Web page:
Small Business Asks DOL to Delay Its Controversial Overtime Rule

Date: September 13, 2016 Last Edit: September 15, 2016

Contact: Jack Mozloom, 202-406-4450 or 609-462-5610 (cell)

NFIB warns that thousands of businesses can’t comply with the Dec. 1 deadline

Washington, DC (September 13, 2016) — The National Federation of Independent Business (NFIB) today formally petitioned the Department of Labor to extend the deadline for complying with its controversial overtime rule, which potentially affects 44 percent of all small employers, many of whom still don’t understand it.

“In many cases, small businesses must reorganize their workforces and implement new systems for tracking hours, record keeping, and reporting,” said NFIB President and CEO Juanita Duggan.  “They can’t just flip a switch and be in compliance.”

The regulation, which takes effect December 1, 2016, doubles the pay threshold below which employees are eligible for mandatory overtime.  According to NFIB research, nearly half of all small businesses employ at least one person who would be affected. 

In a formal letter submitted to the DOL this morning, NFIB explains: “Large corporations with legal, financial, and personnel departments that have lawyers, accountants, and human resource specialists who routinely read the Federal Register and the Code of Federal Regulations, and who command substantial resources for analyzing the legal status of employees and making adjustments to timekeeping and payroll systems, may prove able to cope with the new Final Rule.  But the Department cannot reasonably expect America’s small businesses to match them.”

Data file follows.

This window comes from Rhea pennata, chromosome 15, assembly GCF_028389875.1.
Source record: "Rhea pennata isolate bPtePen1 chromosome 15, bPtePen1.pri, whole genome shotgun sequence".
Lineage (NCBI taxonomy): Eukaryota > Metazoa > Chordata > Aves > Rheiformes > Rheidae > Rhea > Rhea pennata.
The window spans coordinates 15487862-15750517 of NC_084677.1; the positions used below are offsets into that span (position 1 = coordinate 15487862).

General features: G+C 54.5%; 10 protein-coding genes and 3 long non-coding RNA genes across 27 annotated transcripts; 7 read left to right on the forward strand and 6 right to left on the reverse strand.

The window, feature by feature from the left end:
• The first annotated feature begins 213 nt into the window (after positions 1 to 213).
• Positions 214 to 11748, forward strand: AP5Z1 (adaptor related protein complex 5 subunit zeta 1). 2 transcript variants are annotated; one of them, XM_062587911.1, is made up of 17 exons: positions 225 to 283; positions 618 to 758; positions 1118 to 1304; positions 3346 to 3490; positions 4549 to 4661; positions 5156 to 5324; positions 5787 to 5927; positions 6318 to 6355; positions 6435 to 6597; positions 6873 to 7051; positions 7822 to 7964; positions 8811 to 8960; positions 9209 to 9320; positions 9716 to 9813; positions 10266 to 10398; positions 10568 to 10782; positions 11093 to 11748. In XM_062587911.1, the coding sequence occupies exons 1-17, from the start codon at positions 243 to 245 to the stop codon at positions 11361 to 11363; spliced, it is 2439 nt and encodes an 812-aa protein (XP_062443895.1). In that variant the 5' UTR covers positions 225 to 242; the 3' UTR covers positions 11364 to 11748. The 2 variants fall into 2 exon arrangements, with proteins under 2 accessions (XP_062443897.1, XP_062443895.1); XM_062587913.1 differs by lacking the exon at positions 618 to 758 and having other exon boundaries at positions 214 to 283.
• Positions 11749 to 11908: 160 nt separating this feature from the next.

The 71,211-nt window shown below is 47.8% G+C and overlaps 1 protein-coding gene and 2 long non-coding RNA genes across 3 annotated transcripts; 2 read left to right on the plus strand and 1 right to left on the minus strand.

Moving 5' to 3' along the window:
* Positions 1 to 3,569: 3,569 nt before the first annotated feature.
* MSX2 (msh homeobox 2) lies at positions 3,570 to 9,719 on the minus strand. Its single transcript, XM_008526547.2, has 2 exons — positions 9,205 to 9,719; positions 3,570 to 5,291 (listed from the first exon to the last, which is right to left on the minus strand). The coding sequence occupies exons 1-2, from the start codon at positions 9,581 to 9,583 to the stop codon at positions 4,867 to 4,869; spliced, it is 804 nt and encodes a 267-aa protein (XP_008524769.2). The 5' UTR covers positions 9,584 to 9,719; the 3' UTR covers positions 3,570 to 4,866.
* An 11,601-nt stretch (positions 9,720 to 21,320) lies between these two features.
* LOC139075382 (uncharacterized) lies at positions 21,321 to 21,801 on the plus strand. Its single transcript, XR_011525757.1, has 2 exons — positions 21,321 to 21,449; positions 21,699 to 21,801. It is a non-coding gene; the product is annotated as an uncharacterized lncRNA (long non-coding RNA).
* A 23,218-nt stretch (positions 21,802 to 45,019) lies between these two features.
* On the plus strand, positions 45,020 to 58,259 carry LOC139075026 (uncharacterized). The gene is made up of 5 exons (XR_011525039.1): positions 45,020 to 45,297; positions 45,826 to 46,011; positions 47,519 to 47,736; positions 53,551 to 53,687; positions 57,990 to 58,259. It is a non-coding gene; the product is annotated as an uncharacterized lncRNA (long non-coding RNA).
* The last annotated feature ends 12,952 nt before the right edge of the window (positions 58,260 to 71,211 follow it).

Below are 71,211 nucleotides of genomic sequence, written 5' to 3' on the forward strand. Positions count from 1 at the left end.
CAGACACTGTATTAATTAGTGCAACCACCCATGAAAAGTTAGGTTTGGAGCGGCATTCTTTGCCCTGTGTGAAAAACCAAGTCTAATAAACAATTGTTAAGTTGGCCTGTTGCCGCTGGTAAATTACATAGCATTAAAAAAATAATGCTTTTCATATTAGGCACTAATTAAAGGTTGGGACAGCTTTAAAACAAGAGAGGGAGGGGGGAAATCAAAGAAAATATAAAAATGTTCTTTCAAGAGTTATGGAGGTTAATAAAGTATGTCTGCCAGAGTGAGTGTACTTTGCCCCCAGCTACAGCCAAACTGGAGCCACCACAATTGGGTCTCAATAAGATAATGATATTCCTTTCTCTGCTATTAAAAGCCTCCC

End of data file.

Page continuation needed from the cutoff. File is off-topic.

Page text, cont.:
Among the roughly 5.5 million small employers in the United States, according to the Census Bureau, half employ fewer than four people.  Nearly a million other businesses employ between five and 10 workers. 

“The US economy is a small business economy and many of these firms don’t have the resources, the personnel, or the time to meet the deadline,” said Duggan.  “Beyond that, many small businesses are gearing up for the make-or-break holiday season.  This is a very costly regulation that is made more damaging by the arbitrary deadline.”

NFIB remains opposed to the rule and its policy team is pushing for legislation to repeal it altogether.  The organization also supports bipartisan legislation that would delay implementation.  In the meantime, said Duggan, its objective today is to appeal to the Department of Labor for an extension so that small businesses can comply.

“If the Department’s goal is to bring as many employers as possible into compliance, then it should be willing to make this modest accommodation,” said Duggan.  “Otherwise, many thousands of small business owners will find themselves suddenly out of compliance and in jeopardy of fines and litigation.”

For a copy of NFIB’s formal petition, please contact Jack Mozloom.  For more information about NFIB, please visit www.nfib.com/overtime

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